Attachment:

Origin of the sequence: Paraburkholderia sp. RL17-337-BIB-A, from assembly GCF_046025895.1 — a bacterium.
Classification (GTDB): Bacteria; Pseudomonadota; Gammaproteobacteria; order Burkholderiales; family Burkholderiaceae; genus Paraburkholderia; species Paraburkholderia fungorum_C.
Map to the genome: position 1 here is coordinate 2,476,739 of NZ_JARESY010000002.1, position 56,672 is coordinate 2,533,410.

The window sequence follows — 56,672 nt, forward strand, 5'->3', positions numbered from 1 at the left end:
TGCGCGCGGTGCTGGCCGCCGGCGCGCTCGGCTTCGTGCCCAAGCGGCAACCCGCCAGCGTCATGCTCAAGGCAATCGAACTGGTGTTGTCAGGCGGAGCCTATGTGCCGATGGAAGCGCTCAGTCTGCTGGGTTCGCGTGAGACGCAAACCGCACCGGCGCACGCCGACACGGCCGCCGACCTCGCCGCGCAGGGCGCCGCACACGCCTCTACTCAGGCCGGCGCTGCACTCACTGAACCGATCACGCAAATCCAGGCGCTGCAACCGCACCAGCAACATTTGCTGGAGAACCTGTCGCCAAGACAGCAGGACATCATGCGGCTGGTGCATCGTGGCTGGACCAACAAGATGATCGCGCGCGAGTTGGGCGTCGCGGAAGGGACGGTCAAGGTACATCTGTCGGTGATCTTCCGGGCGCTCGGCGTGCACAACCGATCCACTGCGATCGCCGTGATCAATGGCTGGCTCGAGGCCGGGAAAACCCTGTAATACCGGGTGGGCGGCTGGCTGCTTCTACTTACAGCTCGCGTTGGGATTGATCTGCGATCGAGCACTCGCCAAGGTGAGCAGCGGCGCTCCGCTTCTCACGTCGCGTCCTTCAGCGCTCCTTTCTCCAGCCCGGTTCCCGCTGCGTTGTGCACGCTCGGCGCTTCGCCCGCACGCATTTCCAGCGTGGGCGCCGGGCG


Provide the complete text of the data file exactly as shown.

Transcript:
Origin of the sequence: Paraburkholderia sp. RL17-337-BIB-A, from assembly GCF_046025895.1 — a bacterium.
Classification (GTDB): Bacteria; Pseudomonadota; Gammaproteobacteria; order Burkholderiales; family Burkholderiaceae; genus Paraburkholderia; species Paraburkholderia fungorum_C.
Map to the genome: position 1 here is coordinate 2,476,739 of NZ_JARESY010000002.1, position 56,672 is coordinate 2,533,410.

The window sequence follows — 56,672 nt, forward strand, 5'->3', positions numbered from 1 at the left end:
TGCGCGCGGTGCTGGCCGCCGGCGCGCTCGGCTTCGTGCCCAAGCGGCAACCCGCCAGCGTCATGCTCAAGGCAATCGAACTGGTGTTGTCAGGCGGAGCCTATGTGCCGATGGAAGCGCTCAGTCTGCTGGGTTCGCGTGAGACGCAAACCGCACCGGCGCACGCCGACACGGCCGCCGACCTCGCCGCGCAGGGCGCCGCACACGCCTCTACTCAGGCCGGCGCTGCACTCACTGAACCGATCACGCAAATCCAGGCGCTGCAACCGCACCAGCAACATTTGCTGGAGAACCTGTCGCCAAGACAGCAGGACATCATGCGGCTGGTGCATCGTGGCTGGACCAACAAGATGATCGCGCGCGAGTTGGGCGTCGCGGAAGGGACGGTCAAGGTACATCTGTCGGTGATCTTCCGGGCGCTCGGCGTGCACAACCGATCCACTGCGATCGCCGTGATCAATGGCTGGCTCGAGGCCGGGAAAACCCTGTAATACCGGGTGGGCGGCTGGCTGCTTCTACTTACAGCTCGCGTTGGGATTGATCTGCGATCGAGCACTCGCCAAGGTGAGCAGCGGCGCTCCGCTTCTCACGTCGCGTCCTTCAGCGCTCCTTTCTCCAGCCCGGTTCCCGCTGCGTTGTGCACGCTCGGCGCTTCGCCCGCACGCATTTCCAGCGTGGGCGCCGGGCG